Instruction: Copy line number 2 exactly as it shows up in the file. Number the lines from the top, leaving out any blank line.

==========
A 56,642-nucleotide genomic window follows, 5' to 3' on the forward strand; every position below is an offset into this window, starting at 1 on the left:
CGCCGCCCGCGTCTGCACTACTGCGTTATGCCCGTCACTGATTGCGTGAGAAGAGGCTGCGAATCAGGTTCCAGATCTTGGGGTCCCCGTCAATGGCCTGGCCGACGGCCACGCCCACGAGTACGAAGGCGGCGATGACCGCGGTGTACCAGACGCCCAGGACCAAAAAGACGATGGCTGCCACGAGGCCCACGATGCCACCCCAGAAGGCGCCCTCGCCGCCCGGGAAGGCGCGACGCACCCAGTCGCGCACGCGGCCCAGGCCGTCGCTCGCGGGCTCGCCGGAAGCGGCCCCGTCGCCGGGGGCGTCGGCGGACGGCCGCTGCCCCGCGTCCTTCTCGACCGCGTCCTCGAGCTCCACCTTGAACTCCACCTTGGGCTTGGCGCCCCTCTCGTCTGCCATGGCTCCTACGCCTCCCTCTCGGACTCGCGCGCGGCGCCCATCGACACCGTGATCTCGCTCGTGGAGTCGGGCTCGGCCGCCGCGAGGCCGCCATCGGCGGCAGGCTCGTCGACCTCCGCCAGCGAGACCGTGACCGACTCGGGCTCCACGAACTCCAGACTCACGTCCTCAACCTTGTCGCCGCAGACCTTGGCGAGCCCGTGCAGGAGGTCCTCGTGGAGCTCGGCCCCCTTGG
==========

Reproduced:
CGCCGCCCGCGTCTGCACTACTGCGTTATGCCCGTCACTGATTGCGTGAGAAGAGGCTGCGAATCAGGTTCCAGATCTTGGGGTCCCCGTCAATGGCCTGGCCGACGGCCACGCCCACGAGTACGAAGGCGGCGATGACCGCGGTGTACCAGACGCCCAGGACCAAAAAGACGATGGCTGCCACGAGGCCCACGATGCCACCCCAGAAGGCGCCCTCGCCGCCCGGGAAGGCGCGACGCACCCAGTCGCGCACGCGGCCCAGGCCGTCGCTCGCGGGCTCGCCGGAAGCGGCCCCGTCGCCGGGGGCGTCGGCGGACGGCCGCTGCCCCGCGTCCTTCTCGACCGCGTCCTCGAGCTCCACCTTGAACTCCACCTTGGGCTTGGCGCCCCTCTCGTCTGCCATGGCTCCTACGCCTCCCTCTCGGACTCGCGCGCGGCGCCCATCGACACCGTGATCTCGCTCGTGGAGTCGGGCTCGGCCGCCGCGAGGCCGCCATCGGCGGCAGGCTCGTCGACCTCCGCCAGCGAGACCGTGACCGACTCGGGCTCCACGAACTCCAGACTCACGTCCTCAACCTTGTCGCCGCAGACCTTGGCGAGCCCGTGCAGGAGGTCCTCGTGGAGCTCGGCCCCCTTGG